Second, Japan should contribute to the prospect for positive reform of the UN through diplomatic efforts focused on the world's smaller and war-devastated countries, making use of its own instructive experience as a small, war-ravaged country that has developed into an economic superpower. Last year, when I chaired the UN biennial meeting on small arms, this sort of positioning was the key to success. (Note: the session was formally called the "First Biennial Meeting of States to Consider the Implementation of the Program of Action to Prevent, Combat, and Eradicate the Illicit Trade in Small Arms and Light Weapons in All Its Aspects.") Efforts to win global trust in Japan as an international actor that can speak up in the Security Council and other multilateral forums on behalf of smaller countries and the victims of war will broaden and enliven our country's diplomacy.
The third point involves the United States, which is seeking to establish a solid system of international security so as never again to repeat the tragic experience of 9/11. Japan needs to understand and sympathize with this American concern, making it clear that we share America's interest in preventing terrorism and aggression and that our efforts at UN reform will contribute to this cause.
Fourth, the European Union, which has grown to encompass 25 countries, has an especially weighty presence in today's international politics, and it is also a knowledge-intensive organization, working to achieve common positions among its members on all the issues of UN conference diplomacy. Japan should therefore pay special attention to its own negotiations with EU members and the EU president, and it must avoid letting intra-EU complications have an excessive impact on Japan-EU relations.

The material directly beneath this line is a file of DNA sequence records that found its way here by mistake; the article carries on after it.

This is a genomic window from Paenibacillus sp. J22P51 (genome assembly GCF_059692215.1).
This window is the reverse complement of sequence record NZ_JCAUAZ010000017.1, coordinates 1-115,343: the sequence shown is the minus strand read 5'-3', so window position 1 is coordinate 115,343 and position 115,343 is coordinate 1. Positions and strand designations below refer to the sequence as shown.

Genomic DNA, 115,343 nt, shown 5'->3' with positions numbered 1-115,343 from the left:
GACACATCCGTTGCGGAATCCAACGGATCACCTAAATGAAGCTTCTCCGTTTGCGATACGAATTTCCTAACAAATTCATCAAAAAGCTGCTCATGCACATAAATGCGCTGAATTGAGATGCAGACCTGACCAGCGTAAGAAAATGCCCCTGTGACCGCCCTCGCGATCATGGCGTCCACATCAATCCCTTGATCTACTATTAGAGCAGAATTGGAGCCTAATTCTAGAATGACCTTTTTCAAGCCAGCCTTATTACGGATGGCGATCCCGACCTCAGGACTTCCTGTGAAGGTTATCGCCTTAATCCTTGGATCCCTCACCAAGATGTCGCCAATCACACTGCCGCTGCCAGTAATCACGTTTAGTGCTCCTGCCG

Fifth, Japan has two superpower neighbors, China and Russia, and securing their cooperation is crucial in advancing any sort of international agenda that our country may have. Not only that, both of these neighbors show deep consideration and offer great assistance of a sort that only superpowers can provide when they see Japan seriously pushing fair causes. I saw this any number of times myself while serving as disarmament ambassador and chairing the Conference on Disarmament in Geneva. Much the same goes for our relations with South Korea. If we want our country to play a central role in the international politics of the twenty-first century, then we must seriously endeavor to win the approval and support of these neighbors.
And finally, while it should go without saying that managing the complex and multifaceted interrelationships of multilateral diplomacy with continuity requires both concentration and agility, it is also necessary to be able to adjust diplomatic operations flexibly on the basis of ongoing analysis of the overall situation. Excessive insistence on the original ideas or plans may result in unproductive effort. It is in conducting the lead-up process, including the making of necessary adjustments, that a country shows the power and philosophy of its diplomacy. The world is now watching with renewed interest to see what sort of country Japan will show itself to be.
(Originally appeared in February edition of Japan Echo, as translated from "Senso naki sekai e no koken," Chuo Koron, November 2004, pp. 140-45. (Courtesy of Chuo Koron Shinsha))
Received her PhD in politics from Yale University. Has been a visiting fellow at Harvard University, a visiting professor at Australian National University, and Japanese ambassador and permanent representative to the Conference on Disarmament. Is now a professor at Sophia University. Author of Senso to heiwa (War and Peace) and other works.